Function 2: Managing Risk
The financial system provides a way to manage uncertainty and control risk. Through financial securities and through private sector and government intermediaries, the financial system provides risk pooling and risk sharing opportunities, for both households and business firms. For example, suppose you want $100,000 to start a business. You get $70,000 from a private investor in equity capital in exchange for 75% share of the profits of the business, and you get a $30,000 dollar loan from the bank at 6% interest rate per year. Suppose the bank requires that you get other members of your family to guarantee the loan, thereby transferring the risk of default from the bank to your relatives. Thus the bank is now providing you with the money with minimal risk to itself and the risk of the loan is transferred to your relatives.  Just as funds are transferred through the financial system, so are risks. For example, Insurance companies are financial intermediaries that offer to transfer the risk from the customers to the investors in exchange for some premium. Many financial contracts transfer risk without transferring the funds, as in the case with most insurance contracts and derivatives.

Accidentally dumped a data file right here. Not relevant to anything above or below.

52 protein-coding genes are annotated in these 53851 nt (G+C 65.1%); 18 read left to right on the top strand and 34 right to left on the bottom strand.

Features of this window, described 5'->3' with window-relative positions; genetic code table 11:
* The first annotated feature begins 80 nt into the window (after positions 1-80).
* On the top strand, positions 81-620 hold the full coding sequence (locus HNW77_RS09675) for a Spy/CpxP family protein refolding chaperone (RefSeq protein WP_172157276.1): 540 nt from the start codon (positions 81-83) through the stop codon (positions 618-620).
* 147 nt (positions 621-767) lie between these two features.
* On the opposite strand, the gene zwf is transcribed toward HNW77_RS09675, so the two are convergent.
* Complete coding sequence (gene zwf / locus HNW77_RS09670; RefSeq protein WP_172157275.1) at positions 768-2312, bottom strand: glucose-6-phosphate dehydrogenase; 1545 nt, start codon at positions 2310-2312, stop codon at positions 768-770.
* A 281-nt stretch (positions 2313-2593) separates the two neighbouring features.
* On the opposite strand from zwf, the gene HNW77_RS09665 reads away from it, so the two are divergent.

Function 3: Clearing and settling payments
The financial system provides a payments system for the exchange of goods and services. Suppose you live in a country whose government sets a limit on the foreign currency that is accessible. In your country you will be able to pay for your goods and services with the local currency. But if you wish to travel, you will need to use other means of payment. One way of making payments is to barter, exchange goods without making payments, but this would be inconvenient. An important function of the financial system is to provide an efficient way for people and businesses to make payments for the goods and services they wish to buy. Depository financial intermediaries serve this function with wire transfers, checking accounts, and credit/cash cards. Other intermediaries such as money market mutual funds offer transaction-draft accounts and firms whose principal business is not financial, such as General Electric, offer general credit cards. The key elements for managing the costs and risks associated with the process of clearing and settling payments include netting arrangements, efficient use of collateral, delivery-versus payment, immobilization of securities, and extension of credit.

Function 4: Pooling resources and Subdividing shares
The financial system provides a mechanism for the pooling of funds to undertake large-scale indivisible enterprise or for the subdividing of shares in enterprises to facilitate diversification.